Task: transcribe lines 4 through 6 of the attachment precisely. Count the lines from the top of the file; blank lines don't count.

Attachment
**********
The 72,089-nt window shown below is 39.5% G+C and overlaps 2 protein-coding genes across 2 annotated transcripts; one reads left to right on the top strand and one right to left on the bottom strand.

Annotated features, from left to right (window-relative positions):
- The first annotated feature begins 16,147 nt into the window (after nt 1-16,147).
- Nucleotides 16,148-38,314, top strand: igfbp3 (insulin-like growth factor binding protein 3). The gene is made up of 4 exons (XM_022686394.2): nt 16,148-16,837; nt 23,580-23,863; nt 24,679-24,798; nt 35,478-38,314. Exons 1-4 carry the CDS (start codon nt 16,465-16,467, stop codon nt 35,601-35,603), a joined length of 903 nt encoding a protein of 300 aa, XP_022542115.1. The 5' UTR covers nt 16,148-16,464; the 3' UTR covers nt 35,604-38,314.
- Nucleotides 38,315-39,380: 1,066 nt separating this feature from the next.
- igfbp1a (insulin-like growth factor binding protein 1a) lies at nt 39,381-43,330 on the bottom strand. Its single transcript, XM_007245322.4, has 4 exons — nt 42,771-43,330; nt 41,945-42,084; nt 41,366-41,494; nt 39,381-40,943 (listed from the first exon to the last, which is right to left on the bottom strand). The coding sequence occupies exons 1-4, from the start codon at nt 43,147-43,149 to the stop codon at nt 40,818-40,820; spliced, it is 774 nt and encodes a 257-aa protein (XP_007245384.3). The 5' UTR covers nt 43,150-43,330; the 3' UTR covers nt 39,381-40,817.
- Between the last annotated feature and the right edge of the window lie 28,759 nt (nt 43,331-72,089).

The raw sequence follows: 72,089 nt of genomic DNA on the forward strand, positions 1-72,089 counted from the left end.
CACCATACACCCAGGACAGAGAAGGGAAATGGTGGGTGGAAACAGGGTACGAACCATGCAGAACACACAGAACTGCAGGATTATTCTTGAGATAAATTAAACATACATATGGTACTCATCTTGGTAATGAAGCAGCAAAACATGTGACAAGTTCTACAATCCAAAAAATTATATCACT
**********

- Nucleotides 16,148-38,314, top strand: igfbp3 (insulin-like growth factor binding protein 3). The gene is made up of 4 exons (XM_022686394.2): nt 16,148-16,837; nt 23,580-23,863; nt 24,679-24,798; nt 35,478-38,314. Exons 1-4 carry the CDS (start codon nt 16,465-16,467, stop codon nt 35,601-35,603), a joined length of 903 nt encoding a protein of 300 aa, XP_022542115.1. The 5' UTR covers nt 16,148-16,464; the 3' UTR covers nt 35,604-38,314.
- Nucleotides 38,315-39,380: 1,066 nt separating this feature from the next.
- igfbp1a (insulin-like growth factor binding protein 1a) lies at nt 39,381-43,330 on the bottom strand. Its single transcript, XM_007245322.4, has 4 exons — nt 42,771-43,330; nt 41,945-42,084; nt 41,366-41,494; nt 39,381-40,943 (listed from the first exon to the last, which is right to left on the bottom strand). The coding sequence occupies exons 1-4, from the start codon at nt 43,147-43,149 to the stop codon at nt 40,818-40,820; spliced, it is 774 nt and encodes a 257-aa protein (XP_007245384.3). The 5' UTR covers nt 43,150-43,330; the 3' UTR covers nt 39,381-40,817.